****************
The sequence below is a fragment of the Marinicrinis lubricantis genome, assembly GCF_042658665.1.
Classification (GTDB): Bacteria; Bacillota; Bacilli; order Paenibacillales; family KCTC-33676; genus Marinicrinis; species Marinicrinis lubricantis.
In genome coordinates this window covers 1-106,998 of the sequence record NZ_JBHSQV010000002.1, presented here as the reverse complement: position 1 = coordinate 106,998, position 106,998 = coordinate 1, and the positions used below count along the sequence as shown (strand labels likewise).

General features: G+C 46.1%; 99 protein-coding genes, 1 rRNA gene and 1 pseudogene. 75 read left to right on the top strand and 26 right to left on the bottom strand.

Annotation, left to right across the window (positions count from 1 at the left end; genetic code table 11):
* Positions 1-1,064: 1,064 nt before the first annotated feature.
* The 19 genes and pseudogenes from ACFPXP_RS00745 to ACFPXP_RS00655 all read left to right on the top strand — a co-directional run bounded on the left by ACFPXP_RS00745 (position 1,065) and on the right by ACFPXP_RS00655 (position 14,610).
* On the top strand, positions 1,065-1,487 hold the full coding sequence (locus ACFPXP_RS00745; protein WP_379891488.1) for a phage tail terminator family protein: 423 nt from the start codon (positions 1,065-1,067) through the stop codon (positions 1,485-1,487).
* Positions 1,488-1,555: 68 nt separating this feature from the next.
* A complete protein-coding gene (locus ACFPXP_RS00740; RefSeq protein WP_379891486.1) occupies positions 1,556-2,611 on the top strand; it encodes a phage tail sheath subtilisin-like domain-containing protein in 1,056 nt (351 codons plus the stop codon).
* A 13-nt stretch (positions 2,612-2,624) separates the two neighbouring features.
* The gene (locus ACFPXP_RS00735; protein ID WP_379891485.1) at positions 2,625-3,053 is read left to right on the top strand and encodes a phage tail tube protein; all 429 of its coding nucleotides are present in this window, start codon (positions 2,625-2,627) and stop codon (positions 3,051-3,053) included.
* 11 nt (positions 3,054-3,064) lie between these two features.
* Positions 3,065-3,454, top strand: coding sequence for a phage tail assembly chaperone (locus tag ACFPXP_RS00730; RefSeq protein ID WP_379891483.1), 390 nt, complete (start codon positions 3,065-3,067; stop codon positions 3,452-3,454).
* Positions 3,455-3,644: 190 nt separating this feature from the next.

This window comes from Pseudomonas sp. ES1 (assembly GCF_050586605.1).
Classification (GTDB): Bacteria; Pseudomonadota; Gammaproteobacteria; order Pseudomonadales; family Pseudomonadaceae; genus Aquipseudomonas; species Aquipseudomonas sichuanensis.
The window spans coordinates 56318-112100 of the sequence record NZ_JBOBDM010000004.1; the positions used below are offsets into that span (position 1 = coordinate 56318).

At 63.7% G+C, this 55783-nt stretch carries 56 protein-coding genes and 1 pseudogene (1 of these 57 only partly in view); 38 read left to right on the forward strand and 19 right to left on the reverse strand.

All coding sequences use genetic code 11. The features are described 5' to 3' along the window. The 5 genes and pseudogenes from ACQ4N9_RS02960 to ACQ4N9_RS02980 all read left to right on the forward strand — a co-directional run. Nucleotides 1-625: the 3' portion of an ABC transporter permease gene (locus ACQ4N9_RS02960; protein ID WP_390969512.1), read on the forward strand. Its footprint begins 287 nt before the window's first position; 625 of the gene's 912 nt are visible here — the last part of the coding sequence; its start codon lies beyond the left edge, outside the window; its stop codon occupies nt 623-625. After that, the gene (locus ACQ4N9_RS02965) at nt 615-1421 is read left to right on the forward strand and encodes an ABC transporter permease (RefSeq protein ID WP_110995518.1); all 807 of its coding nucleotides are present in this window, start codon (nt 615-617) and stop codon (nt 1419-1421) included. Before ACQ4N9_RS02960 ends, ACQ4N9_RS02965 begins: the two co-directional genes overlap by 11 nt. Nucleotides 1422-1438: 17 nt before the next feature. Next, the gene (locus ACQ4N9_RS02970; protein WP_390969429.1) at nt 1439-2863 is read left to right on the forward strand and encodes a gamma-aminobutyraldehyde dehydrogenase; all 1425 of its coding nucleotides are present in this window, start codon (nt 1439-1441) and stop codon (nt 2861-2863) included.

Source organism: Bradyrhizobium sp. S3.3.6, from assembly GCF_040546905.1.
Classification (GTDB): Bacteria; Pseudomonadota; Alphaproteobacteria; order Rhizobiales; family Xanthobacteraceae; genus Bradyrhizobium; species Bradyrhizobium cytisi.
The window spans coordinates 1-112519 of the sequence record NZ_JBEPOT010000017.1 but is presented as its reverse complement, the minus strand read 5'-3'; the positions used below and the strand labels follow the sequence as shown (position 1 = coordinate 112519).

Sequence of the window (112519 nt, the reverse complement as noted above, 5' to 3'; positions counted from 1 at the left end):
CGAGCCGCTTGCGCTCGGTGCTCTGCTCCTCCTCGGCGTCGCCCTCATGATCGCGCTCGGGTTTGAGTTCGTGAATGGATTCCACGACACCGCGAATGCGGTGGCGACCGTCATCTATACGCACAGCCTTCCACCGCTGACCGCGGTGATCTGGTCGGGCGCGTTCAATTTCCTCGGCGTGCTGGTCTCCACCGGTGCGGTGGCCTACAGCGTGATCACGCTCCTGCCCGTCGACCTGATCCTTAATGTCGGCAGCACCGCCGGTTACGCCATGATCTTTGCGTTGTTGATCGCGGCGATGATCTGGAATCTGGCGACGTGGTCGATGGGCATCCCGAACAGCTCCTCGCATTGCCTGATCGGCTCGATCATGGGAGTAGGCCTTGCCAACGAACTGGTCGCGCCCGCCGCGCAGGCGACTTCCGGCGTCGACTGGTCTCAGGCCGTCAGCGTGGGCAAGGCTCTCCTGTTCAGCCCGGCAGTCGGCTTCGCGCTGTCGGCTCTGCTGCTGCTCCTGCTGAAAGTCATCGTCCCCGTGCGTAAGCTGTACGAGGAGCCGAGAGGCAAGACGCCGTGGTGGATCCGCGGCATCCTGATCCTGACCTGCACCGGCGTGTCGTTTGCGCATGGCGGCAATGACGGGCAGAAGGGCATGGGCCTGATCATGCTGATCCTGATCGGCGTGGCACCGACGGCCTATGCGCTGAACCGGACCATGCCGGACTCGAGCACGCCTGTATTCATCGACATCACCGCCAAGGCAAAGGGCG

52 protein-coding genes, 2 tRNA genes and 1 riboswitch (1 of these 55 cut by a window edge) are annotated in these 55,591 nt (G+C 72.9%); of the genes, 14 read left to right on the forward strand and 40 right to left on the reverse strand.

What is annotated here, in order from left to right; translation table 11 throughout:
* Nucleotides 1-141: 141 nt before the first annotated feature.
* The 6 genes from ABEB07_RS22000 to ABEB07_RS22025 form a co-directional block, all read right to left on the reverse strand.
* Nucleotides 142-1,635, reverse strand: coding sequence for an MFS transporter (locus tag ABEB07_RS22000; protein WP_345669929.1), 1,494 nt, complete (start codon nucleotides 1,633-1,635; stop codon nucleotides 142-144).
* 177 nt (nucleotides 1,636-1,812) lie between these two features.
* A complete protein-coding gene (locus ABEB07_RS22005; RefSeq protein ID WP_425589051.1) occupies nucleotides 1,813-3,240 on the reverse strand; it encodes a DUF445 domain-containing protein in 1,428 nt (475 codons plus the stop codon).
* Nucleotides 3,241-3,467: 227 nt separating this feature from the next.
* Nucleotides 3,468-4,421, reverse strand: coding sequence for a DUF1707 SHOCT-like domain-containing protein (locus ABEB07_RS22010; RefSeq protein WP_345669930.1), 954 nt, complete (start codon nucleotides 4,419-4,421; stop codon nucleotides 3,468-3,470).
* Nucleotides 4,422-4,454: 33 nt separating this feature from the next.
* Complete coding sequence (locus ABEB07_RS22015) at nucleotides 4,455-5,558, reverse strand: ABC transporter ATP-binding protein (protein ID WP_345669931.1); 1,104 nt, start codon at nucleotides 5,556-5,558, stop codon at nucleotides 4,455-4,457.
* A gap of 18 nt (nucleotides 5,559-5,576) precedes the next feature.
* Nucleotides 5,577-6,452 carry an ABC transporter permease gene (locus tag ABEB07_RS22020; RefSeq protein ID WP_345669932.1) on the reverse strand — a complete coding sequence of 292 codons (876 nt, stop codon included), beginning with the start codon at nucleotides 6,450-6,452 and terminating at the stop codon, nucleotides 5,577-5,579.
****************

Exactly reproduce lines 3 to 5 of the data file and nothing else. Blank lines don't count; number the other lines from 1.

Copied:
In genome coordinates this window covers 1-106,998 of the sequence record NZ_JBHSQV010000002.1, presented here as the reverse complement: position 1 = coordinate 106,998, position 106,998 = coordinate 1, and the positions used below count along the sequence as shown (strand labels likewise).

General features: G+C 46.1%; 99 protein-coding genes, 1 rRNA gene and 1 pseudogene. 75 read left to right on the top strand and 26 right to left on the bottom strand.

Annotation, left to right across the window (positions count from 1 at the left end; genetic code table 11):